Fuel cells: Improved cathodic catalysts

06/24/2013

An electrochemical dealloying method allows the preparation of highly active and tunable platinum–copper catalysts for the oxygen reduction reaction

An illustration of the nanoporous platinum–copper catalyst developed for use in the oxygen reduction reaction of fuel cells.
An illustration of the nanoporous platinum–copper catalyst developed for use in the oxygen reduction reaction of fuel cells.

© 2013 Mingwei Chen

The development of cheap and efficient fuel cells — devices that convert chemical energy into electricity — is a key component of the push toward cleaner energy sources. Instead of burning fuel to produce heat, fuel cells extract energy as electrons, which can then be fed into an electrical circuit. In the most basic example, the proton exchange membrane fuel cell (PEMFC), hydrogen gas is oxidized to protons and electrons at one electrode. These electrons then pass to the other electrode, via an electrical circuit, where they reduce oxygen. Lastly, the resulting oxide anions combine with the protons, which have moved through a membrane, to form water — completing the same conversion as occurs when hydrogen is burnt as a fuel.

Although commercially available fuel cell systems use platinum absorbed onto carbon to catalyze the oxygen reduction reaction (ORR), the rate of the reaction is still low, meaning that a large amount of expensive and scarce platinum is required to achieve an efficient reaction. Now, Mingwei Chen and Xingbo Ge from the AIMR at Tohoku University and co-workers have created a cheap and active ORR platinum–copper catalyst1. Their system consists of a nanoporous platinum–copper alloy core covered by a thin skin of pure platinum (see image).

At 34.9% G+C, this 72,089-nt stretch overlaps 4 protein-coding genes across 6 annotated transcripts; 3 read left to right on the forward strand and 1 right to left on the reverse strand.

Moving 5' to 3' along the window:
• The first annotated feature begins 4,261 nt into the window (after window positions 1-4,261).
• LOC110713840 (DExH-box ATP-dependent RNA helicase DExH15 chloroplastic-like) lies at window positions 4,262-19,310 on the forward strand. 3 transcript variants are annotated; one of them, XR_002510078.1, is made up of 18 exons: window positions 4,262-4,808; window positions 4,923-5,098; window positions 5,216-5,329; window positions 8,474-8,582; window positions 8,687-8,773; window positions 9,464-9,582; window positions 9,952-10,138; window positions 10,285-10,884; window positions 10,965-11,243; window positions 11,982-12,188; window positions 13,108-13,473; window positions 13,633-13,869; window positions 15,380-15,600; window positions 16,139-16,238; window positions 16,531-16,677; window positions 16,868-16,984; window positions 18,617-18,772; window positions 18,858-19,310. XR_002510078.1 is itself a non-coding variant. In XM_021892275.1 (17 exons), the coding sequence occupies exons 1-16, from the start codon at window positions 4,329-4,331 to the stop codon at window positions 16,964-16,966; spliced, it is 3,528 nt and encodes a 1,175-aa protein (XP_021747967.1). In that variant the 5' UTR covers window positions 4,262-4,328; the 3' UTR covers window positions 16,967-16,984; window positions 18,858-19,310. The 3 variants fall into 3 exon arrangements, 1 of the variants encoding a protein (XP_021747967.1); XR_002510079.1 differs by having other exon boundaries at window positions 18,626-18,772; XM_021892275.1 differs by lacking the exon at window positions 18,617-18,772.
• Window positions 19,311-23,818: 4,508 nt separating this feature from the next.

Previous research revealed that the precise ratio of platinum to copper in the core of these nanoparticulate catalysts is particularly important for their function. “Controlling the composition of bimetallic particles at the nanoscale is extremely difficult,” says Chen. “Our electrochemical dealloying can selectively dissolve the copper from an alloy and is much easier to control.” The dealloying process itself is governed by the voltage that is applied, allowing the final composition of the catalyst to be tuned and, in turn, the optimum catalyst to be identified.

Chen and his co-workers showed that while the catalytic activity of their material can be attributed to the thin layer of pure platinum at its surface, this property can be honed by changing the composition of the catalyst’s alloy core. This is due to the way in which the atoms in the thin layer of platinum bind to the core. Correspondingly, by adjusting the platinum–copper ratio of the core, the team was able to produce a nanoporous material that outperforms commercial platinum on carbon catalysts.

“We are now using our dealloying method to prepare other bimetallic catalysts for energy-related applications,” says Chen. “In addition, we are planning industrial collaborations to promote the practical applications of these catalysts.”

References

  1. Ge, X., Chen, L., Kang, J., Fujita T., Hirata, A., Zhang, W., Jiang, J. & Chen, M. A core-shell nanoporous Pt–Cu catalyst with tunable composition and high catalytic activity. Advanced Functional Materials 23, 4156-4162 (2013). | article

This research highlight has been approved by the author of the original article and all empirical data contained within has been provided by said author.